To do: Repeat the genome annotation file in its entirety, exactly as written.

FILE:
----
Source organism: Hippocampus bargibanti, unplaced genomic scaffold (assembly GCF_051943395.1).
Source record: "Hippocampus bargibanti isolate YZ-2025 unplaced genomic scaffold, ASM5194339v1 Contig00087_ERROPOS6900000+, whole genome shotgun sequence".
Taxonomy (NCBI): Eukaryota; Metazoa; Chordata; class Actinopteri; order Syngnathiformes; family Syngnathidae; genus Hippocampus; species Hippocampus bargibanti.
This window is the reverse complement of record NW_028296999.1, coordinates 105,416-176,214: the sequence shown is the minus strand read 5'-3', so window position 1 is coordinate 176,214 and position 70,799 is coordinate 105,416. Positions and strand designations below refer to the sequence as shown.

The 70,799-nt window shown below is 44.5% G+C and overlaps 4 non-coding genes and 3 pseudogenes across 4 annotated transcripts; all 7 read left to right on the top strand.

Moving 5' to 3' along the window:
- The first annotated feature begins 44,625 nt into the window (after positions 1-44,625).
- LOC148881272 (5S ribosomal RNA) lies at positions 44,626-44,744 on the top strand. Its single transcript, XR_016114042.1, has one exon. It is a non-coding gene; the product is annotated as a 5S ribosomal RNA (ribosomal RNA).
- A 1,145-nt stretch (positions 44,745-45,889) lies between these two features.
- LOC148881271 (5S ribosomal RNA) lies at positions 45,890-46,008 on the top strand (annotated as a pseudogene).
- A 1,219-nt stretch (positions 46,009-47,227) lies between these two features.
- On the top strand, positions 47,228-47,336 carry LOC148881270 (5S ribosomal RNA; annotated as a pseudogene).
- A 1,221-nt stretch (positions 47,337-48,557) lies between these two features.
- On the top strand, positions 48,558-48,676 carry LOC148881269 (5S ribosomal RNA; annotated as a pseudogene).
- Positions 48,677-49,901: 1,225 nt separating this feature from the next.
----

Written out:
Source organism: Hippocampus bargibanti, unplaced genomic scaffold (assembly GCF_051943395.1).
Source record: "Hippocampus bargibanti isolate YZ-2025 unplaced genomic scaffold, ASM5194339v1 Contig00087_ERROPOS6900000+, whole genome shotgun sequence".
Taxonomy (NCBI): Eukaryota; Metazoa; Chordata; class Actinopteri; order Syngnathiformes; family Syngnathidae; genus Hippocampus; species Hippocampus bargibanti.
This window is the reverse complement of record NW_028296999.1, coordinates 105,416-176,214: the sequence shown is the minus strand read 5'-3', so window position 1 is coordinate 176,214 and position 70,799 is coordinate 105,416. Positions and strand designations below refer to the sequence as shown.

The 70,799-nt window shown below is 44.5% G+C and overlaps 4 non-coding genes and 3 pseudogenes across 4 annotated transcripts; all 7 read left to right on the top strand.

Moving 5' to 3' along the window:
- The first annotated feature begins 44,625 nt into the window (after positions 1-44,625).
- LOC148881272 (5S ribosomal RNA) lies at positions 44,626-44,744 on the top strand. Its single transcript, XR_016114042.1, has one exon. It is a non-coding gene; the product is annotated as a 5S ribosomal RNA (ribosomal RNA).
- A 1,145-nt stretch (positions 44,745-45,889) lies between these two features.
- LOC148881271 (5S ribosomal RNA) lies at positions 45,890-46,008 on the top strand (annotated as a pseudogene).
- A 1,219-nt stretch (positions 46,009-47,227) lies between these two features.
- On the top strand, positions 47,228-47,336 carry LOC148881270 (5S ribosomal RNA; annotated as a pseudogene).
- A 1,221-nt stretch (positions 47,337-48,557) lies between these two features.
- On the top strand, positions 48,558-48,676 carry LOC148881269 (5S ribosomal RNA; annotated as a pseudogene).
- Positions 48,677-49,901: 1,225 nt separating this feature from the next.